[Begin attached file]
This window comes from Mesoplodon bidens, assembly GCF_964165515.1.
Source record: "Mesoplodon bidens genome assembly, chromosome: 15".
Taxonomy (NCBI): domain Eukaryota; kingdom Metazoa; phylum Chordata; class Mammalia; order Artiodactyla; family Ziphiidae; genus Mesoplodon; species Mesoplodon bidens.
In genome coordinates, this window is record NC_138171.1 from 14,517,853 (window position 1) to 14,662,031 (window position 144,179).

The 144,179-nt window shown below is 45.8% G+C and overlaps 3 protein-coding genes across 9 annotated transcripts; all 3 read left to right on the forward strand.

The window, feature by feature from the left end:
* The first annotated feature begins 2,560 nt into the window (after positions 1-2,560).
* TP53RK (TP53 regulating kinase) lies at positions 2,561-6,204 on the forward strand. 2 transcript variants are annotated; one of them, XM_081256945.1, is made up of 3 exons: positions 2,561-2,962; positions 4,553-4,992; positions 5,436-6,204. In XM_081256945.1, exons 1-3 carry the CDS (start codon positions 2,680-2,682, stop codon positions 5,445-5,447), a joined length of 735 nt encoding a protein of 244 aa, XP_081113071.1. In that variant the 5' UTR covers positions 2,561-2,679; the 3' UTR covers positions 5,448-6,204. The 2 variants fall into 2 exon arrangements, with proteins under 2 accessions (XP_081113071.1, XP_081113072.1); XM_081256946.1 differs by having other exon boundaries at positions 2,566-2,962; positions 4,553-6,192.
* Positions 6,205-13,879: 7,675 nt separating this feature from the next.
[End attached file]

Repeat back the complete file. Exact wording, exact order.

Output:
This window comes from Mesoplodon bidens, assembly GCF_964165515.1.
Source record: "Mesoplodon bidens genome assembly, chromosome: 15".
Taxonomy (NCBI): domain Eukaryota; kingdom Metazoa; phylum Chordata; class Mammalia; order Artiodactyla; family Ziphiidae; genus Mesoplodon; species Mesoplodon bidens.
In genome coordinates, this window is record NC_138171.1 from 14,517,853 (window position 1) to 14,662,031 (window position 144,179).

The 144,179-nt window shown below is 45.8% G+C and overlaps 3 protein-coding genes across 9 annotated transcripts; all 3 read left to right on the forward strand.

The window, feature by feature from the left end:
* The first annotated feature begins 2,560 nt into the window (after positions 1-2,560).
* TP53RK (TP53 regulating kinase) lies at positions 2,561-6,204 on the forward strand. 2 transcript variants are annotated; one of them, XM_081256945.1, is made up of 3 exons: positions 2,561-2,962; positions 4,553-4,992; positions 5,436-6,204. In XM_081256945.1, exons 1-3 carry the CDS (start codon positions 2,680-2,682, stop codon positions 5,445-5,447), a joined length of 735 nt encoding a protein of 244 aa, XP_081113071.1. In that variant the 5' UTR covers positions 2,561-2,679; the 3' UTR covers positions 5,448-6,204. The 2 variants fall into 2 exon arrangements, with proteins under 2 accessions (XP_081113071.1, XP_081113072.1); XM_081256946.1 differs by having other exon boundaries at positions 2,566-2,962; positions 4,553-6,192.
* Positions 6,205-13,879: 7,675 nt separating this feature from the next.